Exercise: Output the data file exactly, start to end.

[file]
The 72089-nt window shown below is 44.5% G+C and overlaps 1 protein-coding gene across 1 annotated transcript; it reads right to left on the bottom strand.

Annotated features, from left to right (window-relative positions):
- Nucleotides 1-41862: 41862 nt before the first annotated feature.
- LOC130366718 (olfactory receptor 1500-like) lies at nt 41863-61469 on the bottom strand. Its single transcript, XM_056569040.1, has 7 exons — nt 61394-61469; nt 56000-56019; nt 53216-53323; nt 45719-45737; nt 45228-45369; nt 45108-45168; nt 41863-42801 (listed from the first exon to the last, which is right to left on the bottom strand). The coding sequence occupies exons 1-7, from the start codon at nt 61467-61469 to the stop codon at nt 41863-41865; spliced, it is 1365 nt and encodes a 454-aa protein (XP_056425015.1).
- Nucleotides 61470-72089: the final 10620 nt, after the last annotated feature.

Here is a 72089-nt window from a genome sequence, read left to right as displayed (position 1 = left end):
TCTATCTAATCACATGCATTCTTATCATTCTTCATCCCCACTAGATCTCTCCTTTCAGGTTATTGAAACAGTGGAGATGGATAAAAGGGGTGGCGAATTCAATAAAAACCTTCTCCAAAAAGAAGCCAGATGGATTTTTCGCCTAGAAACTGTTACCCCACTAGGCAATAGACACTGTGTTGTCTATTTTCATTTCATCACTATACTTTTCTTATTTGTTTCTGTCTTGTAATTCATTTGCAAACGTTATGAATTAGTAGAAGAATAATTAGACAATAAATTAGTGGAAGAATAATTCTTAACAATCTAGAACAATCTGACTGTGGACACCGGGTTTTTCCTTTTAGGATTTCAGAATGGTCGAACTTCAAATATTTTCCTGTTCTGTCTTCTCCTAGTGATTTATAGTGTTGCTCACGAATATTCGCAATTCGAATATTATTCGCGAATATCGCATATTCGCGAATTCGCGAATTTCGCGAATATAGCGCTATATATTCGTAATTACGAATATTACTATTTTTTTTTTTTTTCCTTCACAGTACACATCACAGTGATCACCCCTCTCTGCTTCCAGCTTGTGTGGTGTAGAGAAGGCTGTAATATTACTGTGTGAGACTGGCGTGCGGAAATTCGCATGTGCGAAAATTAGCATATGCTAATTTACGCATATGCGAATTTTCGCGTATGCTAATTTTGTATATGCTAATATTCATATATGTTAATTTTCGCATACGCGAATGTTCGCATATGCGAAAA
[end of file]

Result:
The 72089-nt window shown below is 44.5% G+C and overlaps 1 protein-coding gene across 1 annotated transcript; it reads right to left on the bottom strand.

Annotated features, from left to right (window-relative positions):
- Nucleotides 1-41862: 41862 nt before the first annotated feature.
- LOC130366718 (olfactory receptor 1500-like) lies at nt 41863-61469 on the bottom strand. Its single transcript, XM_056569040.1, has 7 exons — nt 61394-61469; nt 56000-56019; nt 53216-53323; nt 45719-45737; nt 45228-45369; nt 45108-45168; nt 41863-42801 (listed from the first exon to the last, which is right to left on the bottom strand). The coding sequence occupies exons 1-7, from the start codon at nt 61467-61469 to the stop codon at nt 41863-41865; spliced, it is 1365 nt and encodes a 454-aa protein (XP_056425015.1).
- Nucleotides 61470-72089: the final 10620 nt, after the last annotated feature.

Here is a 72089-nt window from a genome sequence, read left to right as displayed (position 1 = left end):
TCTATCTAATCACATGCATTCTTATCATTCTTCATCCCCACTAGATCTCTCCTTTCAGGTTATTGAAACAGTGGAGATGGATAAAAGGGGTGGCGAATTCAATAAAAACCTTCTCCAAAAAGAAGCCAGATGGATTTTTCGCCTAGAAACTGTTACCCCACTAGGCAATAGACACTGTGTTGTCTATTTTCATTTCATCACTATACTTTTCTTATTTGTTTCTGTCTTGTAATTCATTTGCAAACGTTATGAATTAGTAGAAGAATAATTAGACAATAAATTAGTGGAAGAATAATTCTTAACAATCTAGAACAATCTGACTGTGGACACCGGGTTTTTCCTTTTAGGATTTCAGAATGGTCGAACTTCAAATATTTTCCTGTTCTGTCTTCTCCTAGTGATTTATAGTGTTGCTCACGAATATTCGCAATTCGAATATTATTCGCGAATATCGCATATTCGCGAATTCGCGAATTTCGCGAATATAGCGCTATATATTCGTAATTACGAATATTACTATTTTTTTTTTTTTTCCTTCACAGTACACATCACAGTGATCACCCCTCTCTGCTTCCAGCTTGTGTGGTGTAGAGAAGGCTGTAATATTACTGTGTGAGACTGGCGTGCGGAAATTCGCATGTGCGAAAATTAGCATATGCTAATTTACGCATATGCGAATTTTCGCGTATGCTAATTTTGTATATGCTAATATTCATATATGTTAATTTTCGCATACGCGAATGTTCGCATATGCGAAAA